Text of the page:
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Changes regarding SMEs in France and Spain – Insolvency Barometer in France

Changes regarding SMEs in France and Spain – Insolvency Barometer in France

This panorama shows, through our barometer, new trends about insolvencies in France, considering the first four months of 2014.

A lull is observed from January to April 2014, the number of insolvencies falling by 2.3%. Over the same period, the financial cost (outstanding amounts) decreased by 16.4% and jobs threatened by the insolvencies of 13.9%. However, the number of insolvencies over a year remain still high (64 127). We find the most number of insolvencies in business sectors such as services for companies and local authorities, food industry, paper - wood and automotive and transport, particularly auto-retailers.

You will also find in this panorama a comparison between the situation of SMEs in France and Spain. Essential in both countries, SMEs are dependent on challenging economic environment, with an upsurge in the number of insolvencies since 2009. However, since the crisis, despite a number of similarities, the situation of SMEs differs between the two countries. The Spanish economy improves in 2014, driven by the renewed dynamism of exports, and in parallel the situation of SMEs is recovering. Thus we expect in 2014 a decrease of the number of insolvencies of SMEs in Spain.

The crisis was less pronounced in France, but the financial situation of its SMEs gradually degraded and continues to deteriorate recently. Therefore, the acceleration of growth in France will stabilize (but at a high level) the number of insolvencies in 2014.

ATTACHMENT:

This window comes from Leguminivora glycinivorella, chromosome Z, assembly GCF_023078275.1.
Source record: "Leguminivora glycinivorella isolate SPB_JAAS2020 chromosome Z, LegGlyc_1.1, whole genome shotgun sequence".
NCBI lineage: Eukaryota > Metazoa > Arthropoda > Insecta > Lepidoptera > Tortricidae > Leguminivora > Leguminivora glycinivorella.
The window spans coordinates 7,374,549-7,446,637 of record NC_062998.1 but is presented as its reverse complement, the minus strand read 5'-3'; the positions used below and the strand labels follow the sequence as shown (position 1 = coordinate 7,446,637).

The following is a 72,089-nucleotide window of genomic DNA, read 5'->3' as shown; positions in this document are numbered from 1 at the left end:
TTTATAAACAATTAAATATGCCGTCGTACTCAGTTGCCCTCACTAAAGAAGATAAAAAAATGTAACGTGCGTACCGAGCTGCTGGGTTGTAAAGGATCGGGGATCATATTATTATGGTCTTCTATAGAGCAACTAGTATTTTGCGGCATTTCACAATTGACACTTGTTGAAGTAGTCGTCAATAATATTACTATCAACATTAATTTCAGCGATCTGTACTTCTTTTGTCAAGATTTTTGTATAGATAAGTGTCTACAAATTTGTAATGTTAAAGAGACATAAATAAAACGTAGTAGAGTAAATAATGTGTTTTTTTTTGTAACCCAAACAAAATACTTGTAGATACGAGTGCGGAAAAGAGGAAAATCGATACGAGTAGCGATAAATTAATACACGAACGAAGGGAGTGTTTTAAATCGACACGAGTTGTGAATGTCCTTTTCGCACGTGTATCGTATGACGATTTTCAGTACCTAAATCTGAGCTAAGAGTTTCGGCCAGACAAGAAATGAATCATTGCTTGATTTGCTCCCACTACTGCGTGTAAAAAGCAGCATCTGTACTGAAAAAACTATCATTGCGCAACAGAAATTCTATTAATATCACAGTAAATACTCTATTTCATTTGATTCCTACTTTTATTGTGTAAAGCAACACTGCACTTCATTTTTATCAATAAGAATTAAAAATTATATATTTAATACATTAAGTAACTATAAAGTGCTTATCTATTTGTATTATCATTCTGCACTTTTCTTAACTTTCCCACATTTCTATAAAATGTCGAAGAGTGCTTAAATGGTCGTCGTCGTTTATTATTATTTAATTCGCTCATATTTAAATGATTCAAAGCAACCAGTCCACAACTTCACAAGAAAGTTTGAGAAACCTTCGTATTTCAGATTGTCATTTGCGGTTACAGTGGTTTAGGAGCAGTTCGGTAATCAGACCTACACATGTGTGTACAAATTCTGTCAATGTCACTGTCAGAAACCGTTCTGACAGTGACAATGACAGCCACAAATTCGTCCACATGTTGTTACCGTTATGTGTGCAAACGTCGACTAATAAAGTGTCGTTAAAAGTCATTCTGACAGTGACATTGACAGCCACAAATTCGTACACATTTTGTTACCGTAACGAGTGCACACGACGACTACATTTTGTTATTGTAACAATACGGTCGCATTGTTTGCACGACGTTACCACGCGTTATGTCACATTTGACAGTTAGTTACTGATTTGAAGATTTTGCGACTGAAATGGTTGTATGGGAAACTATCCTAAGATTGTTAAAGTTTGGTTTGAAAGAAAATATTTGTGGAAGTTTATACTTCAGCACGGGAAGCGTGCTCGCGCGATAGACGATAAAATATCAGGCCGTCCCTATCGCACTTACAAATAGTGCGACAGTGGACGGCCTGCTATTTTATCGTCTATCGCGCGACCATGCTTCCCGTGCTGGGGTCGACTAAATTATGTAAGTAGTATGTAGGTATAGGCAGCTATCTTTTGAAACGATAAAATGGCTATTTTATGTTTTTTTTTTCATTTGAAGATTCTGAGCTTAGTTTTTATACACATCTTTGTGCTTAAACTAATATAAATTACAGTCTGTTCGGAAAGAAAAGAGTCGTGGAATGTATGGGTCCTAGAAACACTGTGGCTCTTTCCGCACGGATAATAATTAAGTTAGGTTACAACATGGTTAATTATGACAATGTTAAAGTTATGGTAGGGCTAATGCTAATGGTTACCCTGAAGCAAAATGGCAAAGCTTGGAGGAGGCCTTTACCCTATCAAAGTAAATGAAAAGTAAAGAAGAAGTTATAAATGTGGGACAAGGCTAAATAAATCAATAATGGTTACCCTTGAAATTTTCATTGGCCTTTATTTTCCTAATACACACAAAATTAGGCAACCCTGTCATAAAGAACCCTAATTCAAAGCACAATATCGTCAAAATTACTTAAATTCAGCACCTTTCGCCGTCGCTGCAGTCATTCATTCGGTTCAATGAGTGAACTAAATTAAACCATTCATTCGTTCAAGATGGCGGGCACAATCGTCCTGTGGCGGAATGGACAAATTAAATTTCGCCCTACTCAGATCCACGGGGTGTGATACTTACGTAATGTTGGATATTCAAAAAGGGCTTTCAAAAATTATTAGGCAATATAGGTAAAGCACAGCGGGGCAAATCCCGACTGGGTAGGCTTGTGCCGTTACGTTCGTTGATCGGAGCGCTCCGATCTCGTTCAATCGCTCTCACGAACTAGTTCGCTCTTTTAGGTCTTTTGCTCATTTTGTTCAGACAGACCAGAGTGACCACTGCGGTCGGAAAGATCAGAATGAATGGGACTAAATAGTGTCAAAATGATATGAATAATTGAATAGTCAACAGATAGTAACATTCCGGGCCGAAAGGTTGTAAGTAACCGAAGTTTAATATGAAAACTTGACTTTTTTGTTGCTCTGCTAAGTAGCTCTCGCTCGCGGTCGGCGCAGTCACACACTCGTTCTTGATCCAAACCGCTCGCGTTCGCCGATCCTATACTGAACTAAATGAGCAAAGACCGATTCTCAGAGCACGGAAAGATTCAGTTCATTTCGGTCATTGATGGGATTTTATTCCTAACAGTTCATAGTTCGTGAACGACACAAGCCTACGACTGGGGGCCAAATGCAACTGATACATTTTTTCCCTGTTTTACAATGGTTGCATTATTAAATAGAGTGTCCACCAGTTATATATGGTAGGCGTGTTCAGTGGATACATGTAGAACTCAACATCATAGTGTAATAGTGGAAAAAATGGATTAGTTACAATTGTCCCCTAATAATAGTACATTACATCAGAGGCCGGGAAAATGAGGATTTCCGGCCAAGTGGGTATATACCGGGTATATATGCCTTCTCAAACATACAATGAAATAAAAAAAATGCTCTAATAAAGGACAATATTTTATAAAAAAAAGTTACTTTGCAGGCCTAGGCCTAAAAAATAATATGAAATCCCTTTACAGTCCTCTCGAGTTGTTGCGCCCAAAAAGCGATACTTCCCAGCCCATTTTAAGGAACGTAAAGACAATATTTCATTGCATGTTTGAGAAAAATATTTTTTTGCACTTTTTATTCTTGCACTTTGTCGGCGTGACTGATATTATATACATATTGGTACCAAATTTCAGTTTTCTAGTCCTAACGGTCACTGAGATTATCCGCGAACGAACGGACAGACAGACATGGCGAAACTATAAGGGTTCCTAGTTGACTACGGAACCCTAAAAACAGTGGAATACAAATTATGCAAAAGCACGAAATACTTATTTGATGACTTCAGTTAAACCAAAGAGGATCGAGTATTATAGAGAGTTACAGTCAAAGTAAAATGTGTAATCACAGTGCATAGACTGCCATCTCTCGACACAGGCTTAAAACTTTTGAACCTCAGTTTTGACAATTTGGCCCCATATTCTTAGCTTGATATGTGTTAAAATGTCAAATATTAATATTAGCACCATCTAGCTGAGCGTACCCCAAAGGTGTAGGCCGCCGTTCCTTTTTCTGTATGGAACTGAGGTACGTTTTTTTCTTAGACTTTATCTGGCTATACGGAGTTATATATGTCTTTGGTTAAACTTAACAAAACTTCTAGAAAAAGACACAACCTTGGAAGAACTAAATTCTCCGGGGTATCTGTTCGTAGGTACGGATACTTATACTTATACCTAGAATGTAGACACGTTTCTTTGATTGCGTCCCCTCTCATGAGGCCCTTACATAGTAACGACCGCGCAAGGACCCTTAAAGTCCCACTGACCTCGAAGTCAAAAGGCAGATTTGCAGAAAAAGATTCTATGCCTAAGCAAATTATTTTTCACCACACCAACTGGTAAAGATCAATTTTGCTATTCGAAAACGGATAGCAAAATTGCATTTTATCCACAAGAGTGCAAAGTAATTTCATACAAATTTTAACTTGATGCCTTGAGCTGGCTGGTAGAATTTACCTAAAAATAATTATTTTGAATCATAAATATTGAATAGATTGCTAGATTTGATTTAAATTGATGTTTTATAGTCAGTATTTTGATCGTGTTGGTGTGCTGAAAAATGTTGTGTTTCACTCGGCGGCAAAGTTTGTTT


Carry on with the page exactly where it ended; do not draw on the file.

Thus far, 2014 has been characterised by a record number of insolvencies year-on-year (64,127, up 3.5%), well ahead of the peak seen in 2009. However, over the first four months of 2014, there has been a slowdown, with the number and cost of the insolvencies falling 2.3% and 16.4% respectively compared to the first four months of 2013. In addition, this financial cost (outstanding amounts) is at a level close to that of 2009 (4.64 billion euros), and has been on a downwards trend since December 2013. Most of the companies currently experiencing difficulties are small companies.


SMEs in France and Spain are, in many ways, similar: they represent only a small proportion of companies, but they have a critical economic weight. They are the first to suffer when the economy deteriorates: more insolvencies, reduced turnovers and cash flow shortages. They are all engaged in a fight for survival.

Although they share these characteristics, there was not evolved in the same way in 2013. There were differences in terms of their wage costs, debt and profitability. This divergent dynamic means that the forecasts are different. Despite the weakness of the recovery, Spanish SMEs, now more robust in financial terms, should see a falling off in the number of insolvencies. In France, however, the slight upturn does not give much hope for an ebbing in the number of SME insolvencies.

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